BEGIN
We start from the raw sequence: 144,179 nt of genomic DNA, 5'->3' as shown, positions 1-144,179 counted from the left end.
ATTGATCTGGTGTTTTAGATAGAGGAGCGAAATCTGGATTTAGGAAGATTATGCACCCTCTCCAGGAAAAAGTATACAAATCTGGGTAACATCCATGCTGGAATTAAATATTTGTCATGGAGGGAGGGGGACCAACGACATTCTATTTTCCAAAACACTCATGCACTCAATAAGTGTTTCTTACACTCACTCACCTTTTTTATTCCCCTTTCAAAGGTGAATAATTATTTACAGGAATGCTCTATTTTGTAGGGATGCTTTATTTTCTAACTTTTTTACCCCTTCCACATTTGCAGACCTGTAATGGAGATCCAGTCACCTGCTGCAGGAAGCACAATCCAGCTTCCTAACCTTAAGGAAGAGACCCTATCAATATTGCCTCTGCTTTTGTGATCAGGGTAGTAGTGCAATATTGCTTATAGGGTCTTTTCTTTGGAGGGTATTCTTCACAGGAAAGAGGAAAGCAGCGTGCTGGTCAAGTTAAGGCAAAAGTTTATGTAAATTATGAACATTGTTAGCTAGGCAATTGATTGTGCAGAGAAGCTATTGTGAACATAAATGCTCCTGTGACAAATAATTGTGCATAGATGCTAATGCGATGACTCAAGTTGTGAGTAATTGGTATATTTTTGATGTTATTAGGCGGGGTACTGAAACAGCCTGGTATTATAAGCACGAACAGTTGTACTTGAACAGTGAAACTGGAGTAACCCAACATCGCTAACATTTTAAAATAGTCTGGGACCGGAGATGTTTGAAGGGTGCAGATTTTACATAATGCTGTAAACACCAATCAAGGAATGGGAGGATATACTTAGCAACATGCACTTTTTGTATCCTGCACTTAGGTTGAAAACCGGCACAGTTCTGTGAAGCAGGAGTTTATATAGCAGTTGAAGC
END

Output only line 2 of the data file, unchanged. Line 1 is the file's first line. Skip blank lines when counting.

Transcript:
ATTGATCTGGTGTTTTAGATAGAGGAGCGAAATCTGGATTTAGGAAGATTATGCACCCTCTCCAGGAAAAAGTATACAAATCTGGGTAACATCCATGCTGGAATTAAATATTTGTCATGGAGGGAGGGGGACCAACGACATTCTATTTTCCAAAACACTCATGCACTCAATAAGTGTTTCTTACACTCACTCACCTTTTTTATTCCCCTTTCAAAGGTGAATAATTATTTACAGGAATGCTCTATTTTGTAGGGATGCTTTATTTTCTAACTTTTTTACCCCTTCCACATTTGCAGACCTGTAATGGAGATCCAGTCACCTGCTGCAGGAAGCACAATCCAGCTTCCTAACCTTAAGGAAGAGACCCTATCAATATTGCCTCTGCTTTTGTGATCAGGGTAGTAGTGCAATATTGCTTATAGGGTCTTTTCTTTGGAGGGTATTCTTCACAGGAAAGAGGAAAGCAGCGTGCTGGTCAAGTTAAGGCAAAAGTTTATGTAAATTATGAACATTGTTAGCTAGGCAATTGATTGTGCAGAGAAGCTATTGTGAACATAAATGCTCCTGTGACAAATAATTGTGCATAGATGCTAATGCGATGACTCAAGTTGTGAGTAATTGGTATATTTTTGATGTTATTAGGCGGGGTACTGAAACAGCCTGGTATTATAAGCACGAACAGTTGTACTTGAACAGTGAAACTGGAGTAACCCAACATCGCTAACATTTTAAAATAGTCTGGGACCGGAGATGTTTGAAGGGTGCAGATTTTACATAATGCTGTAAACACCAATCAAGGAATGGGAGGATATACTTAGCAACATGCACTTTTTGTATCCTGCACTTAGGTTGAAAACCGGCACAGTTCTGTGAAGCAGGAGTTTATATAGCAGTTGAAGC